“Say wun fer me Farver!” was shouted at me, embarrassingly, on a crowded London bus.

The date was 28th May 1961: the day on which I was made a deacon at St. Paul’s Cathedral. This was the first time I had worn the (in-) famous “Dog Collar” and I was feeling very self-conscious. I was with a group of others, making our way from 3 days of retreat at St. Katharine’s Foundation in Limehouse to the ordination service.

My first position was to be as junior curate at Holy Trinity Brompton in South Kensington and the contrast between the two sides of London, East and West, could not have been greater. Limehouse, was in a state of terminal decay. A break from the retreat saw me wandering along the derelict dockside in a state of apprehension at my surroundings and, yes, at the unknown future that lay before me.

The retreat had been an unexpectedly grim experience: the house was coldly unwelcoming, the beds uncomfortable, the food unappetising, the other participants unknown to me, the religious rituals unfamiliar. I was far from inspired – more like terrified!

The ordination service itself was long and the cathedral, still recovering from its war damage, was overpowering. However this was the day for which I had been preparing for more than a decade and a large group of family and friends was there warmly to encourage and support. I hung on to the deep and personal significance of this day with a passion.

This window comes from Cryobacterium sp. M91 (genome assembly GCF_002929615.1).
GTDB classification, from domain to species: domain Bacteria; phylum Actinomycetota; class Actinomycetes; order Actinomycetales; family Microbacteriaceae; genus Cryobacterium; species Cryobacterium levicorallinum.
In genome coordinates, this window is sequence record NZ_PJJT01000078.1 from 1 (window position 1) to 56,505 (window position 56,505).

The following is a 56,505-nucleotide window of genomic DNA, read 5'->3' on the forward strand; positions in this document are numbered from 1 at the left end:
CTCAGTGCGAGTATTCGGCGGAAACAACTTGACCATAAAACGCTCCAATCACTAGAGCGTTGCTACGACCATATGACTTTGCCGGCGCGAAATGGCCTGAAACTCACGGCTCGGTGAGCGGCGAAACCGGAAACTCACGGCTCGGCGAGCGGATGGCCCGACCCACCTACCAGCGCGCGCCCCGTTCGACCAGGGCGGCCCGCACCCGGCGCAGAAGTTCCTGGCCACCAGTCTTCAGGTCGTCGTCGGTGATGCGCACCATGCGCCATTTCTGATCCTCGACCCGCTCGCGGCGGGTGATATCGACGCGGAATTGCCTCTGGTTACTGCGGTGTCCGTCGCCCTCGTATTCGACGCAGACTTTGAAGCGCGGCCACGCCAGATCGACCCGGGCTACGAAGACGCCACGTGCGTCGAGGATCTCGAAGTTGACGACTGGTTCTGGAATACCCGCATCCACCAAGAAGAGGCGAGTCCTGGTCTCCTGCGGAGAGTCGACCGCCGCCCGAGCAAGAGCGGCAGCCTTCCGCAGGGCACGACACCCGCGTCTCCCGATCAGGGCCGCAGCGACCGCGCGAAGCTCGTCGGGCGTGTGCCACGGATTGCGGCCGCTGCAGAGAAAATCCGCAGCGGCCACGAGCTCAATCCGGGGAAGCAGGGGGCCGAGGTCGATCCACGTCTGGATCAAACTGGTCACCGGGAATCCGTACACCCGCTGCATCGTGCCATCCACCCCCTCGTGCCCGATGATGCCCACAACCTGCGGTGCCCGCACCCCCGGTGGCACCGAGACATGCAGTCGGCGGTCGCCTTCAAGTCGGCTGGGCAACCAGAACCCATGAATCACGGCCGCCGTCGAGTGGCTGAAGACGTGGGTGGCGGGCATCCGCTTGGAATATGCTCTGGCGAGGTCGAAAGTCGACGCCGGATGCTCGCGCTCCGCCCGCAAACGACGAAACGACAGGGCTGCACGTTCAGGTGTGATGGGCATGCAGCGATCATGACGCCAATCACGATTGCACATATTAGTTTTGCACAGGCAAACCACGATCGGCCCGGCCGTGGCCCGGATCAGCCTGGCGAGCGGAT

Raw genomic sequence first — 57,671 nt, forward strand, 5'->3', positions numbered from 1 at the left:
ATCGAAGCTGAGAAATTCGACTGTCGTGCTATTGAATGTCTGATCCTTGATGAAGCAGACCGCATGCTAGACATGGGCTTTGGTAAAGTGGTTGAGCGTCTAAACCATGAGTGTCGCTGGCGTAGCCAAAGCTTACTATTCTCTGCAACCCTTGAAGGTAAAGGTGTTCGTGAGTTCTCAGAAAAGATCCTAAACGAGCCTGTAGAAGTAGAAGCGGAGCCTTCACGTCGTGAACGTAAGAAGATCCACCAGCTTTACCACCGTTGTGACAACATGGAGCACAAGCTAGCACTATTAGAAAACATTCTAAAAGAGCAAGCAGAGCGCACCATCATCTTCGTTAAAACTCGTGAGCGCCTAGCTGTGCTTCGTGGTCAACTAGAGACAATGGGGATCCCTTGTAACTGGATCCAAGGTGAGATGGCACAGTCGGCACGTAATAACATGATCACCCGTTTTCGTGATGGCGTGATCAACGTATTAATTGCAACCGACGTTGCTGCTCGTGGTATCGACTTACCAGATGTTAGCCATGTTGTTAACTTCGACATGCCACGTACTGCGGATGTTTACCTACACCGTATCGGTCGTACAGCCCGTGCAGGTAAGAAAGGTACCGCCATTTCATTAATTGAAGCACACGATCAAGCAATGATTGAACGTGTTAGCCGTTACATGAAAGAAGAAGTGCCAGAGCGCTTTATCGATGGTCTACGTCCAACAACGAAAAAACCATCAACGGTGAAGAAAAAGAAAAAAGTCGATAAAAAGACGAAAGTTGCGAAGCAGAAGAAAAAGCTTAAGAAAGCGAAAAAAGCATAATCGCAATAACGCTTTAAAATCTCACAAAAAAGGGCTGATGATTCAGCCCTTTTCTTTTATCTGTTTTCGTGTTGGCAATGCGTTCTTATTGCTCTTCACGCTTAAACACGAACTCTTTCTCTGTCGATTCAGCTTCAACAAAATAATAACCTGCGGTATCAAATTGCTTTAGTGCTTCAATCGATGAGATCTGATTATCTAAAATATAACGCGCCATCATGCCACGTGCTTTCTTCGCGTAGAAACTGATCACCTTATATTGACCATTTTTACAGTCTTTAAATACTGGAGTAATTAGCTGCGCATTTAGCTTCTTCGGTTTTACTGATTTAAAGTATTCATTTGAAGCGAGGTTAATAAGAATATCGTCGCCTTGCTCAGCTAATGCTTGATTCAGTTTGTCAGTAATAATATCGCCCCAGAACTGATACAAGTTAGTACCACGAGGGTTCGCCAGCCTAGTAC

Ordination has proved to be the gateway to an amazingly varied life’s work – a way of life and a way of living – an essential part of who I am. Such is priesthood. Indelible.

Now in retirement I live again in London’s East End, not far from Limehouse where it all started. The area has been transformed out of all recognition: altogether more affluent – gentrified. The life that lay unknown before me then, I now look back and reflect upon.

Today East London is dominated to the west by the City which encroaches ever eastwards and to the South by Docklands, seat of world-wide financial institutions. The skyline is one of skyscrapers, offices and luxury apartments. Gone are the once busy docks; gone are the homes of the dock workers. Further regeneration follows the 2012 Olympics. The population is increasingly multi-national, multi-ethnic, multi-faith.

What a surprising and stimulating environment to which to retire! Join me in looking both backwards and forwards: back to what has been and the lessons we might learn and on to what the future might hold and what we can contribute to it.

Limehouse Basin: above, circa 1960 – courtesy Tower Hamlets Library and Archive Services; below, in 2012 © John Peirce


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WAREHAM: 1964-1968